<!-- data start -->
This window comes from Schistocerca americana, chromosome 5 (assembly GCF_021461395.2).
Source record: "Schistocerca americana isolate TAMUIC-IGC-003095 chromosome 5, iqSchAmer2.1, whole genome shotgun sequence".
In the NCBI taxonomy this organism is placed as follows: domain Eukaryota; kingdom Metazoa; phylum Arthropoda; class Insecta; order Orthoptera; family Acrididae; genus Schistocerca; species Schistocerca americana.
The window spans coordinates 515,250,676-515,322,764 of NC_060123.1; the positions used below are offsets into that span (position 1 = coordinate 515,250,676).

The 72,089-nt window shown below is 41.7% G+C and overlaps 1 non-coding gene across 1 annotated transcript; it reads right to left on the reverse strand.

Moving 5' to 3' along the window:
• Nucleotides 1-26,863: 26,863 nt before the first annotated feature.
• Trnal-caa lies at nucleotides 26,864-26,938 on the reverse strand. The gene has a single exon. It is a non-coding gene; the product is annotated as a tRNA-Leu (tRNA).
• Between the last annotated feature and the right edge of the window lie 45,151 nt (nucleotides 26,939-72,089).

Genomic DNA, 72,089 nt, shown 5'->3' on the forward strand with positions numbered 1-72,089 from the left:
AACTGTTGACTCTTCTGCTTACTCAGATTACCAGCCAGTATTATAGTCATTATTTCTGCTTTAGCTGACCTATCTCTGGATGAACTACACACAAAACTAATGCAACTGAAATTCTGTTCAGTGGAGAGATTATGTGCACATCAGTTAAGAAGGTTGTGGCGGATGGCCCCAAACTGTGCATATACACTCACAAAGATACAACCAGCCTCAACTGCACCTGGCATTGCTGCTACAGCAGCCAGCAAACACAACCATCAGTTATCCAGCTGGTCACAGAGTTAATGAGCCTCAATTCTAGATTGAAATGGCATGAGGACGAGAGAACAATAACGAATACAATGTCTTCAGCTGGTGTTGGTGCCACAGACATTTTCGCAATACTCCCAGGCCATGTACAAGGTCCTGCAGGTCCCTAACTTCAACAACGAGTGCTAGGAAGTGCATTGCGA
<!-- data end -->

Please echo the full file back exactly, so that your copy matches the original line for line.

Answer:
This window comes from Schistocerca americana, chromosome 5 (assembly GCF_021461395.2).
Source record: "Schistocerca americana isolate TAMUIC-IGC-003095 chromosome 5, iqSchAmer2.1, whole genome shotgun sequence".
In the NCBI taxonomy this organism is placed as follows: domain Eukaryota; kingdom Metazoa; phylum Arthropoda; class Insecta; order Orthoptera; family Acrididae; genus Schistocerca; species Schistocerca americana.
The window spans coordinates 515,250,676-515,322,764 of NC_060123.1; the positions used below are offsets into that span (position 1 = coordinate 515,250,676).

The 72,089-nt window shown below is 41.7% G+C and overlaps 1 non-coding gene across 1 annotated transcript; it reads right to left on the reverse strand.

Moving 5' to 3' along the window:
• Nucleotides 1-26,863: 26,863 nt before the first annotated feature.
• Trnal-caa lies at nucleotides 26,864-26,938 on the reverse strand. The gene has a single exon. It is a non-coding gene; the product is annotated as a tRNA-Leu (tRNA).
• Between the last annotated feature and the right edge of the window lie 45,151 nt (nucleotides 26,939-72,089).

Genomic DNA, 72,089 nt, shown 5'->3' on the forward strand with positions numbered 1-72,089 from the left:
AACTGTTGACTCTTCTGCTTACTCAGATTACCAGCCAGTATTATAGTCATTATTTCTGCTTTAGCTGACCTATCTCTGGATGAACTACACACAAAACTAATGCAACTGAAATTCTGTTCAGTGGAGAGATTATGTGCACATCAGTTAAGAAGGTTGTGGCGGATGGCCCCAAACTGTGCATATACACTCACAAAGATACAACCAGCCTCAACTGCACCTGGCATTGCTGCTACAGCAGCCAGCAAACACAACCATCAGTTATCCAGCTGGTCACAGAGTTAATGAGCCTCAATTCTAGATTGAAATGGCATGAGGACGAGAGAACAATAACGAATACAATGTCTTCAGCTGGTGTTGGTGCCACAGACATTTTCGCAATACTCCCAGGCCATGTACAAGGTCCTGCAGGTCCCTAACTTCAACAACGAGTGCTAGGAAGTGCATTGCGA